In case titled: Mst. Sara Bai Vs Iqbal, reported in 2006 MLD 1429 Karachi citation b, it is held that, “defendant failed to prove that at the time of purchase of the suit properties, he had sufficient funds to purchase the same. It is further held that defendant failed to prove his exclusive possession of the suit properties, suit decreed”.

In the judgment referred above it is further held that the “question whether transaction is Benami in character or not depends upon facts and circumstances of each case and no absolute formula or acid test can be laid down in such regard”.

In Dicta Titled Abdul Majeed vs Amir Muahmmad reported in 2005 SCMR 577 it was that;

1.       It is the duty of the party who raises such plea to prove such plea by adducing cogent legal, relevant and unimpeachable evidence of definitiveness. The Court is not required to decide this plea on the basis of suspicions, however, strong they may be.

2.       The Court is to examine as to who has supplied the funds for the purchase of properly in dispute. It is proved that purchase money from some person other than the person in whose favour the sale is made, that circumstances, prima facie, would be strong evidence for the Benami nature of the Transaction.

3.       The character of a transaction is to be ascertained by determining the intention of the parties at the relevant time which are to be gathered from all the surrounding circumstances i.e. the relationship of parties, the motives underlying the transactions and any other subsequent conduct.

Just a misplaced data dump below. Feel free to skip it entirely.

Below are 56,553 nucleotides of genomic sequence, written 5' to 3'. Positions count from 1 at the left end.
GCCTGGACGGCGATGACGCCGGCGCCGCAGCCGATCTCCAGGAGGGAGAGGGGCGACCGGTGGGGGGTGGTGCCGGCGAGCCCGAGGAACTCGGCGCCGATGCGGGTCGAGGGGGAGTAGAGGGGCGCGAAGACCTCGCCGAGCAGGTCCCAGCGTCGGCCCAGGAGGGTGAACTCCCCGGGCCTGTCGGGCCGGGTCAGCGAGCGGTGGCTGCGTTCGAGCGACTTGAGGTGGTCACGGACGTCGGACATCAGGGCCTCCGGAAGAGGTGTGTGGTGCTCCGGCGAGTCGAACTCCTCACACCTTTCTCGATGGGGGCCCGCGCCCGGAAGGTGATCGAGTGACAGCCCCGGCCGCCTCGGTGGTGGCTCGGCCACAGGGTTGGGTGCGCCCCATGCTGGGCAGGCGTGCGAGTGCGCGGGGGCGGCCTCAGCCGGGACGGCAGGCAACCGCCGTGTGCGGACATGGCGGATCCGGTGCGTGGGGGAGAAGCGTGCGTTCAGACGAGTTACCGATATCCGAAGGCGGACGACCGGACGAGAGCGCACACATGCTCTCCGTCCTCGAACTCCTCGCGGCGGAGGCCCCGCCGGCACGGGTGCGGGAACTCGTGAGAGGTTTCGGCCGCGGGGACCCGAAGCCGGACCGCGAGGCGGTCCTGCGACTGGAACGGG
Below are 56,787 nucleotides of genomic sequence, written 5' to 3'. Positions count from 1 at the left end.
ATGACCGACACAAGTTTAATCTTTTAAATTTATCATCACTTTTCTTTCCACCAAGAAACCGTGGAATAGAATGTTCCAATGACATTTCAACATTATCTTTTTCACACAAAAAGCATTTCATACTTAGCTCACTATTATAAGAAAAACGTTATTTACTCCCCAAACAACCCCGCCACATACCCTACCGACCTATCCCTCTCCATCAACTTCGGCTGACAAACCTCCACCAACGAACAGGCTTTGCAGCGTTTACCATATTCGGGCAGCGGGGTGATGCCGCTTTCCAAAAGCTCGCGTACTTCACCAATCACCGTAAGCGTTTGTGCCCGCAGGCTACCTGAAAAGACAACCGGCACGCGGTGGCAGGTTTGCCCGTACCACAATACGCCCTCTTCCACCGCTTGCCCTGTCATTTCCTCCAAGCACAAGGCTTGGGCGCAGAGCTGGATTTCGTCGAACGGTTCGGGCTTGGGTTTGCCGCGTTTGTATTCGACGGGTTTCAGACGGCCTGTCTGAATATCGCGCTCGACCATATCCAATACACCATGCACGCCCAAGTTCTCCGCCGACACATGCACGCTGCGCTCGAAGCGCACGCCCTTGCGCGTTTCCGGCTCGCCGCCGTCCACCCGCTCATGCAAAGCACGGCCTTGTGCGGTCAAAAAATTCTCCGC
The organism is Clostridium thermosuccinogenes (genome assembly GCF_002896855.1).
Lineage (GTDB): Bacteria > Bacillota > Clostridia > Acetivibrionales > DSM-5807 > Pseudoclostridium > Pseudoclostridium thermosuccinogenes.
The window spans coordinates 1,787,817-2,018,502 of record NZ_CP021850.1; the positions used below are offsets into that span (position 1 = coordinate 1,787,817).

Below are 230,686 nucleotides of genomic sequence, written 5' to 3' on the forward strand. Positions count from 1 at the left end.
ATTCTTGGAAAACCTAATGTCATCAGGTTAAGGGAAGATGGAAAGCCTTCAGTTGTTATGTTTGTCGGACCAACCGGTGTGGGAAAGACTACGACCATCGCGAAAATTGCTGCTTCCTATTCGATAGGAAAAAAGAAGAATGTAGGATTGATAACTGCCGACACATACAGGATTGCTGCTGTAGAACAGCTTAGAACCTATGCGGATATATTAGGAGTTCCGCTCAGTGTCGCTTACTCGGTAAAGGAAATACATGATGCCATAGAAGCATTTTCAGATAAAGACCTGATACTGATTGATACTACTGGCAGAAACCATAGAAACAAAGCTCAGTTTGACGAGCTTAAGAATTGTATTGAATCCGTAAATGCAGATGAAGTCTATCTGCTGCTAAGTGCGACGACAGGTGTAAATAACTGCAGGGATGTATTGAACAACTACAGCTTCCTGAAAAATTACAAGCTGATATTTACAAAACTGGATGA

4.       The possession of the property and custody of title deed.

One thing is also noteworthy that civil cases are always adjudicated on the basis of preponderance of evidence.


In the cases of benami transaction it is seen, who actually paid for property and who received benefits of usufruct is a criterion for benami transaction and also actual possession is most important in this regard. A benami transaction is a transaction in which the true owner never intends such property to be vested in ostensible owner (Apparent owner/not real owner).

It is a transaction which consists of two transactions. One is agreement, express or implied, between the true owner and the ostensible owner, in which the true owner agrees to purchase property in the name of ostensible owner/benamidar for his own benefit, the other is transaction between the ostensible owner and the purchaser.


As like other civil cases, evidence beyond pleadings is not considerable. In case titled: Wasi ud Din Vs Fakhira Akhter, reported in 2011 SCMR 1550, it is held that, “plaintiff attempted to show that some property belonging to their family was sold and proceeds thereof together with gold and silver belonging to their sister had been utilized for the purpose of purchasing property in question. Such pleas were neither taken in pleadings of plaintiffs nor there was any credible proof of such assertions. Bald statements could not be relied upon”.


In the Limitation Act, 1908 there is no specific Provision/Article in its first schedule providing limitation for suits relating benami transaction. In case titled: Mst. Sara Bai Vs lqbal, reported in 2006 MLD 1429 Karachi citation a, it is held that, “suit for which no period of limitation is provided elsewhere in the schedule can be filed under Article 120 of the Limitation Act, 1908. within Six years when the right to sue accrue”.

In the case of Karam Hussain Khan, reported in 2013 MLD 713 Lahore citation b, it was held that, “limitation for challenging mutation as benami is six years, suit beyond period is rightly held as time-barred”.

In Mst. Sharifa Bibi case, reported in PLD 2012 Lahore 141 citation b, it is held that, “maximum six years was available to plaintiff for filing suit for benami transaction but he kept silent for more than 24 years, thus, suit was time-barred”.